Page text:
The best argument in favour of currency union between rUK and Scotland is the example of the Republic of Ireland, which retained the pound after independence and kept it until the 1970s. Currency unions between independent states are clearly possible. We already have a currency union between the UK and the crown dependencies  (Jersey, Guernsey, Isle of Man) and the overseas territories (Gibraltar, the Falklands etc). Why couldn’t we have a currency union between an independent Scotland and rUK? There are some limitations and constraints on all sides from being in a currency union and to say the least the crisis in the Eurozone has ably demonstrated that monetary union without political and fiscal union is at best problematic. But if both rUK and Scotland considered a currency union to be in their own economic interest, no doubt it could be made to work.  

But here’s where it looks more difficult for the SNP. If rUK really did not want a currency union with Scotland, then it could not be forced. Scotland could continue to use the pound unilaterally and unofficially, but this would not be a currency union. For a country as developed as Scotland, with a large banking sector, this is hardly a serious option. A Scottish government under these circumstances would have no control whatsoever over monetary policy. To become independent only to have the status of Kosovo, Montenegro or Panama is hardly a pleasing prospect.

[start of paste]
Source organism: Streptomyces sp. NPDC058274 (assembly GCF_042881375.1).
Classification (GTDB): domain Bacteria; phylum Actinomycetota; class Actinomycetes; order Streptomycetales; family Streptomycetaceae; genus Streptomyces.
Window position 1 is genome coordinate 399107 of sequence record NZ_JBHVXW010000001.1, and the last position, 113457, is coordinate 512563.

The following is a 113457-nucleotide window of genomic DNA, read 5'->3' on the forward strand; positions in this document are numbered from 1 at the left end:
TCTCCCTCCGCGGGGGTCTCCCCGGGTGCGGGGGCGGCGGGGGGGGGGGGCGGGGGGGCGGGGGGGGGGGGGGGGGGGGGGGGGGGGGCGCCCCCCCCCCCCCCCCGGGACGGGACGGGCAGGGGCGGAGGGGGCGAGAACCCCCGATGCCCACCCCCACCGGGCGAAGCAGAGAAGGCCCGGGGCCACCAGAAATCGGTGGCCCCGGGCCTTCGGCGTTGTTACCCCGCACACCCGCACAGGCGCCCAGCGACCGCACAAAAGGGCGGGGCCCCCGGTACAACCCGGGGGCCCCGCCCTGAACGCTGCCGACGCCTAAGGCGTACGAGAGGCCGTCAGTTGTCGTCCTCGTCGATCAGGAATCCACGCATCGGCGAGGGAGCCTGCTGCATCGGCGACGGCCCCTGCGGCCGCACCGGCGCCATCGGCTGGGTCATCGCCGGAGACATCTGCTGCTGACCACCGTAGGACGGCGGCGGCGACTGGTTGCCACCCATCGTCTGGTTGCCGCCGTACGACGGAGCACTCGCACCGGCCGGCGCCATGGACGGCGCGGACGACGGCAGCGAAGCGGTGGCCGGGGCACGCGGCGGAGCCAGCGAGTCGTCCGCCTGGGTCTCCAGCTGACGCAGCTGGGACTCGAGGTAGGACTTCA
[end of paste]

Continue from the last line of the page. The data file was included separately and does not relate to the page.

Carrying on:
The threat of not accepting a share of the national debt, can likewise hardly be considered as serious. Having refused to accept a share of the UK’s national debt, Scotland would not exactly appear to be a trustworthy country to lend money to. Trying to sell bonds on the international market, quite possibly in London would be tricky at best. The credit rating of an independent Scotland would hardly be helped if we had  just shown ourselves willing to renege on our debts. Most importantly however, if relations between rUK and Scotland deteriorated to the extent of Scotland walking away from the debt we had built up together, it would mean that the post independence negotiations had effectively reached deadlock with neither side willing to cooperate with the other. Relations between the two nation states would be characterised by recrimination and hostility. This would be a disaster for everyone no matter on which side of the border we live.